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Greenings - Living Lightly
A year of living slightly differently
fiddledragon
limeliving
fiddledragon
Greenings
There's been lots of green action in my apartment of late. I am now the proud owner of ten muslin produce bags (5 large, 5 small), which work wonderfully for grocery shopping. None of the cashiers at our grocery store have complained, since while they aren't see-through, you can prop them open on the conveyer belt for easy identification of their contents. If I'm feeling really craftsy, I may make some if I need more. The supermarket has also been really expanding their house organic brand, which makes me very happy. Local would be even happier, but this is a definite step in the right direction. And they lable where all the produce comes from. :-)

My boyfriendn and I really explored the co-op in Cambridge (not actually that near the apartment, but I have to stop there to change busses coming home from work), and they have everything in the world in bulk! I hadn't realized that last time I was there! They have grains and flours and dry beans and snack foods and such like you'd expect, but also laundry, dish, and people soap! local honey! frankincense tears! black, green, white, fruit, and herb/spice teas! nut butters where you put nuts in and turn a crank and out comes goo! And, of course, the majority of this is organic/fair trade and a good bit of it is local. I am entirely too excited by this. I was kind of disappointed to see that it didn't have much in the way of really ethical sustainable meat. Just "all-natural" without hormones, which is better than conventional, but not by all that much. I don't have a burning need to add meat back into my diet, but it would have been nice to have available, and it seems like the sort of thing an organic Co-op market should carry.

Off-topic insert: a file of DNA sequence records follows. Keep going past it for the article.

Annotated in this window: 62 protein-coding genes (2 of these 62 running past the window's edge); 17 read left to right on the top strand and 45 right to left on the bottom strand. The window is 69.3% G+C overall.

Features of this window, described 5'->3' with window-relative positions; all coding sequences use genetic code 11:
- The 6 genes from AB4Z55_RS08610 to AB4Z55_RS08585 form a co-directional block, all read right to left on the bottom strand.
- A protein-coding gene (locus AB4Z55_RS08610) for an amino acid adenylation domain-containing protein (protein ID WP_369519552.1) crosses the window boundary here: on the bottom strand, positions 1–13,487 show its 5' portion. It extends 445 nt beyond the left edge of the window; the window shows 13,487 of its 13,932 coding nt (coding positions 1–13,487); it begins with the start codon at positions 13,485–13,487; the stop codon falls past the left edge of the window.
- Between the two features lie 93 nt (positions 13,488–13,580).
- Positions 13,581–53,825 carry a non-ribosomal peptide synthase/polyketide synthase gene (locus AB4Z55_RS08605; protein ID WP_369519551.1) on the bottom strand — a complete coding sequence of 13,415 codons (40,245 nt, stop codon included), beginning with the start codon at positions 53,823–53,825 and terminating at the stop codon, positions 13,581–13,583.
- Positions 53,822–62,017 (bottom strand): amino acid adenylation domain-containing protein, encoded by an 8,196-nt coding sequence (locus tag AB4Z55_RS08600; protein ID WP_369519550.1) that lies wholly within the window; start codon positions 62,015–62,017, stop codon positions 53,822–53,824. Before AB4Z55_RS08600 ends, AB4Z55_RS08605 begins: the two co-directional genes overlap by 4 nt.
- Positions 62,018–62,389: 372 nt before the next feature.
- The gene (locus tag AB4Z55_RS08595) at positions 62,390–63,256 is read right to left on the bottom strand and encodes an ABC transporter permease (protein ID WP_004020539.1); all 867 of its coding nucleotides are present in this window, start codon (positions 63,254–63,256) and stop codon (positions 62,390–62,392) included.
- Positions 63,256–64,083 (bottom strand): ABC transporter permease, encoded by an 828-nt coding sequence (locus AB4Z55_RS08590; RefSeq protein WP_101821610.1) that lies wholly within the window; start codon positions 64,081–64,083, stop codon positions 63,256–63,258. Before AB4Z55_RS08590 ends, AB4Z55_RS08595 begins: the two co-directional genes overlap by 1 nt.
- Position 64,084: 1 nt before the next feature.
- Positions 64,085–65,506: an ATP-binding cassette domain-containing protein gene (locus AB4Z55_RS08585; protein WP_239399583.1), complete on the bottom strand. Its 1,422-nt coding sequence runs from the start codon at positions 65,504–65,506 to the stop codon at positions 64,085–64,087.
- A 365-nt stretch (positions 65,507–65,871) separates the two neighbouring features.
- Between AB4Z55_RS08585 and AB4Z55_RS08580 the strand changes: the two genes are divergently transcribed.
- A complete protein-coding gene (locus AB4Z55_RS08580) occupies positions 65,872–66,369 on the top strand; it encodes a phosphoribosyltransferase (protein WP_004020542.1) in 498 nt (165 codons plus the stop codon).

On Earth Day we got our first sight of the CSA farm where we are going to get unreasonable quantities of local organic produce this summer, starting in about a month and a half. It seems to be run and worked by a group of really nifty people that I'll be happy to help out.

And for even local-er produce, there are now two empty takeout containers full of seeds on the pantry windowsill -- one with a mix of hot peppers, one with a mix of differnet sunflowers. There's also a packet of nasturiums, but those say to plant them directly in the ground rather than transporting them. They'll all go in the front yard in mid-May, after danger of frost. Maybe I'll try some marigolds as well at some point.
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